Police in California haven’t fixed these bad policies despite the law

Dozens of people across California have been wrongly convicted of crimes largely because of law enforcement officers’ flawed handling of eyewitness evidence. Courts have found instances of eyewitnesses feeling pressured to make an identification from a lineup even when the true culprit wasn’t present; making shaky identifications that were ultimately presented at trial as smoking-gun evidence; and choosing from lineups of photos in which some bore no resemblance to their description of the suspect, making the police’s preferred choice more obvious.

That’s why my colleagues at the Northern California Innocence Project and I rejoiced six years ago when the state Legislature passed eyewitness identification reforms that we helped craft. The law now requires police to use evidence-based practices in handling eyewitnesses. It’s based on decades of scientific research into the causes of inaccurate and unreliable eyewitness testimony — the kind that has put innocent people in prison for decades and even for life.

As of 2020, the law requires California police agencies to conduct “blind” lineups in which the administrator doesn’t know the suspect’s identity; admonish eyewitnesses that the perpetrator may not be in the lineup, that they don’t have to make an identification and that the investigation will continue even if they don’t; ascertain and document an eyewitness’ confidence in any identification; use photos that generally fit the eyewitness’ description; and record the entire identification procedure.

Unfortunately, our rejoicing over these reforms has faded considerably since they were put in place. While the state’s police departments have generally acknowledged their obligations under the new law, many are failing to comply with it.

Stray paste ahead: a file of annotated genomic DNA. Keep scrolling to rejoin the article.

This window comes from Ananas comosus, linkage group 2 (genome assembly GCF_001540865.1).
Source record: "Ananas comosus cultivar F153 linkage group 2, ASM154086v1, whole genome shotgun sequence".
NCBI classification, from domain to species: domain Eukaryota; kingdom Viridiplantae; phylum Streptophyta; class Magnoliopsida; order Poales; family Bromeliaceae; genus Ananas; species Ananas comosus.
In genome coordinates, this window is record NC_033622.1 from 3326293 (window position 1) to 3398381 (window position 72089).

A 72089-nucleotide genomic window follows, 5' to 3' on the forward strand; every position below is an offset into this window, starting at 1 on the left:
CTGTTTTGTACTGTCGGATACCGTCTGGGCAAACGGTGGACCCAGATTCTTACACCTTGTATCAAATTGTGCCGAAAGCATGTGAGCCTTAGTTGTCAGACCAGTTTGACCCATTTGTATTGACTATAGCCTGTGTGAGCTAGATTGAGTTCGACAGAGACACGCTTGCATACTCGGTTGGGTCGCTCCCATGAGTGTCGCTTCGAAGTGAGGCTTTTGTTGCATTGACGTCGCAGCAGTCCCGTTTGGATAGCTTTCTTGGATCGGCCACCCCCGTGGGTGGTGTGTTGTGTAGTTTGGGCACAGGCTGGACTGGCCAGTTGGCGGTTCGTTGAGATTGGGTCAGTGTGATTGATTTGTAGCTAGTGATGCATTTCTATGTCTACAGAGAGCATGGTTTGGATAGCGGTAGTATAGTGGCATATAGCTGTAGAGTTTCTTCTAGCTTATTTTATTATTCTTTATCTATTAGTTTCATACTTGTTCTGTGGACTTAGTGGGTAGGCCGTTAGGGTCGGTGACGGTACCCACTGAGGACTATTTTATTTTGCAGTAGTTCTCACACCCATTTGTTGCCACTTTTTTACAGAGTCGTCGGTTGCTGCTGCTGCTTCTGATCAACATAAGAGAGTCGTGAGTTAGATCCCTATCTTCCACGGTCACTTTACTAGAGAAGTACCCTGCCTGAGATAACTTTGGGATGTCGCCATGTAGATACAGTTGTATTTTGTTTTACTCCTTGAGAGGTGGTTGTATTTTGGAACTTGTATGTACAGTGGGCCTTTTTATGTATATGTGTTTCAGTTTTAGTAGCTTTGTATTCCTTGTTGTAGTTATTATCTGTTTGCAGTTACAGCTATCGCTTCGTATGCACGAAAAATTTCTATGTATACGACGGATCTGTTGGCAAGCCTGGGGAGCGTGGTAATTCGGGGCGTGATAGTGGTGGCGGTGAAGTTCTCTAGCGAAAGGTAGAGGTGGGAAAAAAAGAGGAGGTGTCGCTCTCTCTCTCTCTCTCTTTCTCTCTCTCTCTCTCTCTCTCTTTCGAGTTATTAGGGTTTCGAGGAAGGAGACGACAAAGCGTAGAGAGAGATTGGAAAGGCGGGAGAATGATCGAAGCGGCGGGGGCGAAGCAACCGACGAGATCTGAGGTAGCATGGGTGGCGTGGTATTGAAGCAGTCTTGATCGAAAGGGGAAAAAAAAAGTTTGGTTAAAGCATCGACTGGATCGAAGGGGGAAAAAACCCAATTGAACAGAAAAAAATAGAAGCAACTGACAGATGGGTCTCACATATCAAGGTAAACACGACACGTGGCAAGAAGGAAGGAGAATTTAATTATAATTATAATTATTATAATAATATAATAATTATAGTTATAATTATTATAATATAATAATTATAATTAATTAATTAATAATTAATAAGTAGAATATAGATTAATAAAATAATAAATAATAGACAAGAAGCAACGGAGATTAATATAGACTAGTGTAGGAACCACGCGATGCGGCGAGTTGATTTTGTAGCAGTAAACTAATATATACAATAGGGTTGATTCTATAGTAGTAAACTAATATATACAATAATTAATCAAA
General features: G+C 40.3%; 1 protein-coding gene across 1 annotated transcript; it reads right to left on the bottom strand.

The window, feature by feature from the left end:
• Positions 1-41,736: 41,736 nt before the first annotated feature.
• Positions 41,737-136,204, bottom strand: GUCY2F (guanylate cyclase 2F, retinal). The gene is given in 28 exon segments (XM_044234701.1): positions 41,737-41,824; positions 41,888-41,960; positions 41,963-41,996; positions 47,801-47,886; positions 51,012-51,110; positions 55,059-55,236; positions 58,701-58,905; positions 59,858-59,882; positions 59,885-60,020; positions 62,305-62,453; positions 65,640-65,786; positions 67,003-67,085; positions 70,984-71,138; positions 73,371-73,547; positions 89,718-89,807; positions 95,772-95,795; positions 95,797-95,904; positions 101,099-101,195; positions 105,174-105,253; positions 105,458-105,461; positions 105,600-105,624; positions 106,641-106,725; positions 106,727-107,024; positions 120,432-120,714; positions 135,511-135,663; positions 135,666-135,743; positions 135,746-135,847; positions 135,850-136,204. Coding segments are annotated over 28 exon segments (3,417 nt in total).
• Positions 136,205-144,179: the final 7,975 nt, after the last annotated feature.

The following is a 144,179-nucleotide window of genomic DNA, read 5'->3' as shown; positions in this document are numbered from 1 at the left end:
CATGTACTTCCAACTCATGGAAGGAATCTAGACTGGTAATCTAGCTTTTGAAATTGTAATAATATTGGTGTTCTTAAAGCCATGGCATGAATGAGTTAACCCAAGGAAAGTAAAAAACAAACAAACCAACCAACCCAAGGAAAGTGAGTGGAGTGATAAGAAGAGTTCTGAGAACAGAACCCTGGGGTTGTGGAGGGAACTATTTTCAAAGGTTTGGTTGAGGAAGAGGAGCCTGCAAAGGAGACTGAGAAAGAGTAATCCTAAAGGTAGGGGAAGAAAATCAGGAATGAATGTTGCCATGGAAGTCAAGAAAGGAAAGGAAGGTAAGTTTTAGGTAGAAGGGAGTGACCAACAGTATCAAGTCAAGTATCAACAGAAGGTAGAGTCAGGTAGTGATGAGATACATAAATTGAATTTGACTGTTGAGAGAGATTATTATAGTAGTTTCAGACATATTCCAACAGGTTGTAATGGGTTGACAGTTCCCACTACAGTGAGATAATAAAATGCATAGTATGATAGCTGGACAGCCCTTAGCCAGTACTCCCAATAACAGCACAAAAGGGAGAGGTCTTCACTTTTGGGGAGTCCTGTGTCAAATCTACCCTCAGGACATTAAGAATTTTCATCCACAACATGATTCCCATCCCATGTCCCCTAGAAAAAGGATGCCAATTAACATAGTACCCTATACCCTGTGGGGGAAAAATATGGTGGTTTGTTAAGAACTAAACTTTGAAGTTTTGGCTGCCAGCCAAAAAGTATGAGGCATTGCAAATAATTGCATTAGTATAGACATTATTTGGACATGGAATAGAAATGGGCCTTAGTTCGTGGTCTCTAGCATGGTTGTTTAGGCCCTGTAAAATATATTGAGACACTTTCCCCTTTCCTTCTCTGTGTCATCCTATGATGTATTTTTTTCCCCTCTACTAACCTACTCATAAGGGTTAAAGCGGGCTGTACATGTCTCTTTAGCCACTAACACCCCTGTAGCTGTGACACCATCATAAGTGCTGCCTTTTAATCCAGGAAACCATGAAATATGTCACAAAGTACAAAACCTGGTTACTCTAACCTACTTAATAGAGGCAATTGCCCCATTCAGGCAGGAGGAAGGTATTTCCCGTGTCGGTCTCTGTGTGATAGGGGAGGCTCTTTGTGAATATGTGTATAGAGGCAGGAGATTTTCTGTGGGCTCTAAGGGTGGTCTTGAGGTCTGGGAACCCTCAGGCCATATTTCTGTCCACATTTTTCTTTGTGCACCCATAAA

A new study led by the Northern California Innocence Project found that only 49% of the agencies examined were using admonishment forms that contained all of the legally required lineup instructions. Most of the remaining agencies were using the same forms they had used since at least 2010, with no changes to reflect the 2018 law.

Compounding the problem is Lexipol, a for-profit company that produces most California police departments’ policy manuals. The company created an eyewitness identification policy that wrongly downplays or misrepresents law enforcement’s obligations.

For instance, throughout Lexipol’s eyewitness identification policy, the law’s uses of the word “shall” are replaced with “should,” suggesting the required practices are discretionary rather than mandatory. Lexipol’s policy also wrongly implies that witness’ identifications don’t always have to be recorded.

It’s true that police departments bear the ultimate responsibility for ensuring that their policies and practices comply with the law, and Lexipol notes that contracting agencies are free to review and modify their master manuals. But our research found that the overwhelming majority of law enforcement agencies using a Lexipol manual — 90% — largely adopted the company’s eyewitness identification policy as written.

Lexipol should change the flawed language in its policy to make it clear that these practices are mandatory. Moreover, defense attorneys should challenge and courts should suppress identification evidence from police departments that fail to follow the law.

Preventing tragic eyewitness mistakes and wrongful convictions depends on police following this law.

Consider Northern California Innocence Project clients such as Franky Carrillo Jr., Miguel Solorio and Joaquin Ciria, who were wrongfully incarcerated for 20, 25 and 32 years, respectively. All three are men of color who couldn’t overcome wrongly obtained, false eyewitness identifications at trial. In each case, juries took these tainted identifications as convincing evidence of guilt.

The days of such blind acceptance must end. Nothing less than full compliance with the law will protect the next innocent person from going to prison.

Todd Fries is an attorney and the executive director of the Northern California Innocence Project at Santa Clara University School of Law.

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